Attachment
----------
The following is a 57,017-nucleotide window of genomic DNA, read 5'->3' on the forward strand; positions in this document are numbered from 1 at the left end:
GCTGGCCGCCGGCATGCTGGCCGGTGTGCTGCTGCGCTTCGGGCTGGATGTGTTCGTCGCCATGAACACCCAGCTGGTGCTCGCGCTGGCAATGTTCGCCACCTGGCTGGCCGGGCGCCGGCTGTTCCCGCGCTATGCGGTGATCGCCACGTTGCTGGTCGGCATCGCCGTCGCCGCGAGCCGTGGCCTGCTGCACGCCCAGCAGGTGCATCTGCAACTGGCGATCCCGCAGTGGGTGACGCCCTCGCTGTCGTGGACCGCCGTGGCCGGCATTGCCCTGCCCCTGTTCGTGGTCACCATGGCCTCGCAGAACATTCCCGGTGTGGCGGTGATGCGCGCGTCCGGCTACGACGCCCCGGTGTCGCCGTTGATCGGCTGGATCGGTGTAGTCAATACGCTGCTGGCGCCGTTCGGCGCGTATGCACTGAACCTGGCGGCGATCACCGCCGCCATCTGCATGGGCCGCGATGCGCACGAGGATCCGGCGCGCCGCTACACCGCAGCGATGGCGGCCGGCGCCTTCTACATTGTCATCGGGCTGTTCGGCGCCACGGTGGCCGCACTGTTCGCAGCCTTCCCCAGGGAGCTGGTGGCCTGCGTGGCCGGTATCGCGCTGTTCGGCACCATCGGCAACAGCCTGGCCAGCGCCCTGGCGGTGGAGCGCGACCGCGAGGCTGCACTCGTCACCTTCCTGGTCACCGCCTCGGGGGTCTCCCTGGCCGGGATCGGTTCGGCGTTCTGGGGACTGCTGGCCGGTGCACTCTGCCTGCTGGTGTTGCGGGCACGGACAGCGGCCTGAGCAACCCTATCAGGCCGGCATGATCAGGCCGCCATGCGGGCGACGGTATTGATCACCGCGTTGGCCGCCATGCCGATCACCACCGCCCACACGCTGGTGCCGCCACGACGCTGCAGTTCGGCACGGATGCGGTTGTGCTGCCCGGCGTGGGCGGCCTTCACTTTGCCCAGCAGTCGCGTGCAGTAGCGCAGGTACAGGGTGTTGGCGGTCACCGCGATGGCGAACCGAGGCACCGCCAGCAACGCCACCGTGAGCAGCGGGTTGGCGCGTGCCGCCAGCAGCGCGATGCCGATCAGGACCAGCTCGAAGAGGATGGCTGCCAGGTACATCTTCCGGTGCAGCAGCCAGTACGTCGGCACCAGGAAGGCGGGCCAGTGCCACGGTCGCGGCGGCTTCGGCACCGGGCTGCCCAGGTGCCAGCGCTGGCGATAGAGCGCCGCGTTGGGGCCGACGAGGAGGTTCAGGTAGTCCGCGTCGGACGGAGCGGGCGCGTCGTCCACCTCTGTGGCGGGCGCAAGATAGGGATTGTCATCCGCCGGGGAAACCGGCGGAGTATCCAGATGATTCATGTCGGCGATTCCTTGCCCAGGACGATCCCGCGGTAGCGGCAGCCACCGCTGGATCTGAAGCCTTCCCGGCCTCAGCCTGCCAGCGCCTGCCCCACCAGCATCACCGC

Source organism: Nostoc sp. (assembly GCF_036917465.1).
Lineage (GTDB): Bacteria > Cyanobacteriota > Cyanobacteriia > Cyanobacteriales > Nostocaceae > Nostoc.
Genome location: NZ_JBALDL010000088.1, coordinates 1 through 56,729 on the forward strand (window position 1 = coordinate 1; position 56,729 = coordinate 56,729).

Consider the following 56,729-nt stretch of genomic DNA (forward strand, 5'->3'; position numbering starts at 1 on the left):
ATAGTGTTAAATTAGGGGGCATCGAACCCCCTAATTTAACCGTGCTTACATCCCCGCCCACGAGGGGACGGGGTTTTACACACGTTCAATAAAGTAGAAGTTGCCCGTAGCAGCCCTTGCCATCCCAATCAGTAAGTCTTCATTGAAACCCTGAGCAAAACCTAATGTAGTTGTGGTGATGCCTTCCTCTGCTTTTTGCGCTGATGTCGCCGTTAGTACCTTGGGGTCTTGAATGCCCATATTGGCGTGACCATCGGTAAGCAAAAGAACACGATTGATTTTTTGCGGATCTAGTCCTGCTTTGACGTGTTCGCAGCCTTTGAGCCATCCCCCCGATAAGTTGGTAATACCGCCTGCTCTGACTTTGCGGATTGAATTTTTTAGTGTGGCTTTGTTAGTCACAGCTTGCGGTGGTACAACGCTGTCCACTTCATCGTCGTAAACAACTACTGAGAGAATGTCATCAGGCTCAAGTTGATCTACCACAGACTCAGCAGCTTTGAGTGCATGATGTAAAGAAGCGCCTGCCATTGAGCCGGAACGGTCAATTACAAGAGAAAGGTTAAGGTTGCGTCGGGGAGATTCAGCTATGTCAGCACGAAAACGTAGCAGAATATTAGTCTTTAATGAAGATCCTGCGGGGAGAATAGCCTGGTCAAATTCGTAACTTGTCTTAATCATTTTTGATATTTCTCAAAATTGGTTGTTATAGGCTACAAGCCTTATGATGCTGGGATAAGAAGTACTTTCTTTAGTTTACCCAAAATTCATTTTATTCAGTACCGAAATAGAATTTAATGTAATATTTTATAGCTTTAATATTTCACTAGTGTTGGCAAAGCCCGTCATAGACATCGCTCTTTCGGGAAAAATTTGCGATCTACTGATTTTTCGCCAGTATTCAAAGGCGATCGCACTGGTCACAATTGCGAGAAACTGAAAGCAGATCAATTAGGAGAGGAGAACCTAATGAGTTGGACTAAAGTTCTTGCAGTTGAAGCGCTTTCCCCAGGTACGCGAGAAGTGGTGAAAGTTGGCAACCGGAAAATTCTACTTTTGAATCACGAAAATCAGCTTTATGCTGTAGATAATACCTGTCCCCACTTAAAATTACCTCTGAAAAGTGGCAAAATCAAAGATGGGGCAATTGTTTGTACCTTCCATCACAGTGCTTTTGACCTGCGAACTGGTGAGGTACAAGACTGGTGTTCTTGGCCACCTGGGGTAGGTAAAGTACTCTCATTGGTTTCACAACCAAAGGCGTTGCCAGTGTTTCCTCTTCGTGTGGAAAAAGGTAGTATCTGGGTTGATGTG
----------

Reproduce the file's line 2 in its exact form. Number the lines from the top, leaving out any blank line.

GCTGGCCGCCGGCATGCTGGCCGGTGTGCTGCTGCGCTTCGGGCTGGATGTGTTCGTCGCCATGAACACCCAGCTGGTGCTCGCGCTGGCAATGTTCGCCACCTGGCTGGCCGGGCGCCGGCTGTTCCCGCGCTATGCGGTGATCGCCACGTTGCTGGTCGGCATCGCCGTCGCCGCGAGCCGTGGCCTGCTGCACGCCCAGCAGGTGCATCTGCAACTGGCGATCCCGCAGTGGGTGACGCCCTCGCTGTCGTGGACCGCCGTGGCCGGCATTGCCCTGCCCCTGTTCGTGGTCACCATGGCCTCGCAGAACATTCCCGGTGTGGCGGTGATGCGCGCGTCCGGCTACGACGCCCCGGTGTCGCCGTTGATCGGCTGGATCGGTGTAGTCAATACGCTGCTGGCGCCGTTCGGCGCGTATGCACTGAACCTGGCGGCGATCACCGCCGCCATCTGCATGGGCCGCGATGCGCACGAGGATCCGGCGCGCCGCTACACCGCAGCGATGGCGGCCGGCGCCTTCTACATTGTCATCGGGCTGTTCGGCGCCACGGTGGCCGCACTGTTCGCAGCCTTCCCCAGGGAGCTGGTGGCCTGCGTGGCCGGTATCGCGCTGTTCGGCACCATCGGCAACAGCCTGGCCAGCGCCCTGGCGGTGGAGCGCGACCGCGAGGCTGCACTCGTCACCTTCCTGGTCACCGCCTCGGGGGTCTCCCTGGCCGGGATCGGTTCGGCGTTCTGGGGACTGCTGGCCGGTGCACTCTGCCTGCTGGTGTTGCGGGCACGGACAGCGGCCTGAGCAACCCTATCAGGCCGGCATGATCAGGCCGCCATGCGGGCGACGGTATTGATCACCGCGTTGGCCGCCATGCCGATCACCACCGCCCACACGCTGGTGCCGCCACGACGCTGCAGTTCGGCACGGATGCGGTTGTGCTGCCCGGCGTGGGCGGCCTTCACTTTGCCCAGCAGTCGCGTGCAGTAGCGCAGGTACAGGGTGTTGGCGGTCACCGCGATGGCGAACCGAGGCACCGCCAGCAACGCCACCGTGAGCAGCGGGTTGGCGCGTGCCGCCAGCAGCGCGATGCCGATCAGGACCAGCTCGAAGAGGATGGCTGCCAGGTACATCTTCCGGTGCAGCAGCCAGTACGTCGGCACCAGGAAGGCGGGCCAGTGCCACGGTCGCGGCGGCTTCGGCACCGGGCTGCCCAGGTGCCAGCGCTGGCGATAGAGCGCCGCGTTGGGGCCGACGAGGAGGTTCAGGTAGTCCGCGTCGGACGGAGCGGGCGCGTCGTCCACCTCTGTGGCGGGCGCAAGATAGGGATTGTCATCCGCCGGGGAAACCGGCGGAGTATCCAGATGATTCATGTCGGCGATTCCTTGCCCAGGACGATCCCGCGGTAGCGGCAGCCACCGCTGGATCTGAAGCCTTCCCGGCCTCAGCCTGCCAGCGCCTGCCCCACCAGCATCACCGC